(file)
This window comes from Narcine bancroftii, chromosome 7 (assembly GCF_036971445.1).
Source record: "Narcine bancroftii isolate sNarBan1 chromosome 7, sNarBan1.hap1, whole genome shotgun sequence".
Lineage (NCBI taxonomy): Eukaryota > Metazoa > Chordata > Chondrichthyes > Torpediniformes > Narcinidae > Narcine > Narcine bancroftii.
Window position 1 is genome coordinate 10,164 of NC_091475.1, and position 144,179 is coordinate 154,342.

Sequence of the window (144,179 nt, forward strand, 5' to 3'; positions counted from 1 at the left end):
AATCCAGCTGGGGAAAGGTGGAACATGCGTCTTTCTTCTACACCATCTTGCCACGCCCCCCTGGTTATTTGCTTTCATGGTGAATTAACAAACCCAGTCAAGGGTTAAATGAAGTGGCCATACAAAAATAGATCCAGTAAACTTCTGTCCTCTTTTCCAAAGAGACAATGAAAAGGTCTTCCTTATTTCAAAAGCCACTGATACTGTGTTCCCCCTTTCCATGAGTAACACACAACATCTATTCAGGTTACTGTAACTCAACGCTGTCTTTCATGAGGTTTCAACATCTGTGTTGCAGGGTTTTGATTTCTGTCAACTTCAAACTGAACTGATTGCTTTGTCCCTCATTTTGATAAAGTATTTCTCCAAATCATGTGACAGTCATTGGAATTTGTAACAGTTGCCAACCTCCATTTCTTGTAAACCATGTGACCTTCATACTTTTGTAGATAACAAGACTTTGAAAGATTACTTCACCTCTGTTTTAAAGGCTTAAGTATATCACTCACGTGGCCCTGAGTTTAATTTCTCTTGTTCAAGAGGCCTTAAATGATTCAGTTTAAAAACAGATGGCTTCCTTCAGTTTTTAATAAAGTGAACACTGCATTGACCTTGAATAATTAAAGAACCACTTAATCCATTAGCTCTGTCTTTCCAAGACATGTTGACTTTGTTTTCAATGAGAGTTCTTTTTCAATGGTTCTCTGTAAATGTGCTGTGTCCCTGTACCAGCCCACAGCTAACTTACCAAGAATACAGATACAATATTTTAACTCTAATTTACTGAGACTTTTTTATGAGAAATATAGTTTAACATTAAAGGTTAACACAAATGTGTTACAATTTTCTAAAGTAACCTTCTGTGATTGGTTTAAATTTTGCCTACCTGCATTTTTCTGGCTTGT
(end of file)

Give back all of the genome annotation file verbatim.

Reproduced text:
This window comes from Narcine bancroftii, chromosome 7 (assembly GCF_036971445.1).
Source record: "Narcine bancroftii isolate sNarBan1 chromosome 7, sNarBan1.hap1, whole genome shotgun sequence".
Lineage (NCBI taxonomy): Eukaryota > Metazoa > Chordata > Chondrichthyes > Torpediniformes > Narcinidae > Narcine > Narcine bancroftii.
Window position 1 is genome coordinate 10,164 of NC_091475.1, and position 144,179 is coordinate 154,342.

Sequence of the window (144,179 nt, forward strand, 5' to 3'; positions counted from 1 at the left end):
AATCCAGCTGGGGAAAGGTGGAACATGCGTCTTTCTTCTACACCATCTTGCCACGCCCCCCTGGTTATTTGCTTTCATGGTGAATTAACAAACCCAGTCAAGGGTTAAATGAAGTGGCCATACAAAAATAGATCCAGTAAACTTCTGTCCTCTTTTCCAAAGAGACAATGAAAAGGTCTTCCTTATTTCAAAAGCCACTGATACTGTGTTCCCCCTTTCCATGAGTAACACACAACATCTATTCAGGTTACTGTAACTCAACGCTGTCTTTCATGAGGTTTCAACATCTGTGTTGCAGGGTTTTGATTTCTGTCAACTTCAAACTGAACTGATTGCTTTGTCCCTCATTTTGATAAAGTATTTCTCCAAATCATGTGACAGTCATTGGAATTTGTAACAGTTGCCAACCTCCATTTCTTGTAAACCATGTGACCTTCATACTTTTGTAGATAACAAGACTTTGAAAGATTACTTCACCTCTGTTTTAAAGGCTTAAGTATATCACTCACGTGGCCCTGAGTTTAATTTCTCTTGTTCAAGAGGCCTTAAATGATTCAGTTTAAAAACAGATGGCTTCCTTCAGTTTTTAATAAAGTGAACACTGCATTGACCTTGAATAATTAAAGAACCACTTAATCCATTAGCTCTGTCTTTCCAAGACATGTTGACTTTGTTTTCAATGAGAGTTCTTTTTCAATGGTTCTCTGTAAATGTGCTGTGTCCCTGTACCAGCCCACAGCTAACTTACCAAGAATACAGATACAATATTTTAACTCTAATTTACTGAGACTTTTTTATGAGAAATATAGTTTAACATTAAAGGTTAACACAAATGTGTTACAATTTTCTAAAGTAACCTTCTGTGATTGGTTTAAATTTTGCCTACCTGCATTTTTCTGGCTTGT